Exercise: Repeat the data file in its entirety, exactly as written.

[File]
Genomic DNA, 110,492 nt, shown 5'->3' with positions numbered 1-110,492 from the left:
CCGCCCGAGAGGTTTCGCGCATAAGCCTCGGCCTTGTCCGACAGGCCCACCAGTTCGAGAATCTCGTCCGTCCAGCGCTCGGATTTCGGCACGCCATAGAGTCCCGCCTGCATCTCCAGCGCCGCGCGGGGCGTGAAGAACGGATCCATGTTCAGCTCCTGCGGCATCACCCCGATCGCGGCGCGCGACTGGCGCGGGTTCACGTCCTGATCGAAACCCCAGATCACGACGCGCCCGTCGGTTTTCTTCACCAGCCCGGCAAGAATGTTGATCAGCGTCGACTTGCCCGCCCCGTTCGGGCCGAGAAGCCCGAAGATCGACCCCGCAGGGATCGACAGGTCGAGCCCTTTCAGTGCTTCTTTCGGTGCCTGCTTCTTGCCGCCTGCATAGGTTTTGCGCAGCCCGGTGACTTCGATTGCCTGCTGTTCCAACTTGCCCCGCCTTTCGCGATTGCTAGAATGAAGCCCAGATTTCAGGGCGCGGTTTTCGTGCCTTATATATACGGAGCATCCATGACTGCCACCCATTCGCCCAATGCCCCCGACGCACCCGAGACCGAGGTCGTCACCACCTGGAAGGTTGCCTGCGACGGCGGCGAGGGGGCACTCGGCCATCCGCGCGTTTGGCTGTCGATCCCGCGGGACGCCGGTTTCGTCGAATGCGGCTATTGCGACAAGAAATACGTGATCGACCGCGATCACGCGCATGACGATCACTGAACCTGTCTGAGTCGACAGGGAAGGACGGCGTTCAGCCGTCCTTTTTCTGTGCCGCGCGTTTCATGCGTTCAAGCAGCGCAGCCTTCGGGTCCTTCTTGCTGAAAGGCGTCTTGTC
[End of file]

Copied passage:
Genomic DNA, 110,492 nt, shown 5'->3' with positions numbered 1-110,492 from the left:
CCGCCCGAGAGGTTTCGCGCATAAGCCTCGGCCTTGTCCGACAGGCCCACCAGTTCGAGAATCTCGTCCGTCCAGCGCTCGGATTTCGGCACGCCATAGAGTCCCGCCTGCATCTCCAGCGCCGCGCGGGGCGTGAAGAACGGATCCATGTTCAGCTCCTGCGGCATCACCCCGATCGCGGCGCGCGACTGGCGCGGGTTCACGTCCTGATCGAAACCCCAGATCACGACGCGCCCGTCGGTTTTCTTCACCAGCCCGGCAAGAATGTTGATCAGCGTCGACTTGCCCGCCCCGTTCGGGCCGAGAAGCCCGAAGATCGACCCCGCAGGGATCGACAGGTCGAGCCCTTTCAGTGCTTCTTTCGGTGCCTGCTTCTTGCCGCCTGCATAGGTTTTGCGCAGCCCGGTGACTTCGATTGCCTGCTGTTCCAACTTGCCCCGCCTTTCGCGATTGCTAGAATGAAGCCCAGATTTCAGGGCGCGGTTTTCGTGCCTTATATATACGGAGCATCCATGACTGCCACCCATTCGCCCAATGCCCCCGACGCACCCGAGACCGAGGTCGTCACCACCTGGAAGGTTGCCTGCGACGGCGGCGAGGGGGCACTCGGCCATCCGCGCGTTTGGCTGTCGATCCCGCGGGACGCCGGTTTCGTCGAATGCGGCTATTGCGACAAGAAATACGTGATCGACCGCGATCACGCGCATGACGATCACTGAACCTGTCTGAGTCGACAGGGAAGGACGGCGTTCAGCCGTCCTTTTTCTGTGCCGCGCGTTTCATGCGTTCAAGCAGCGCAGCCTTCGGGTCCTTCTTGCTGAAAGGCGTCTTGTC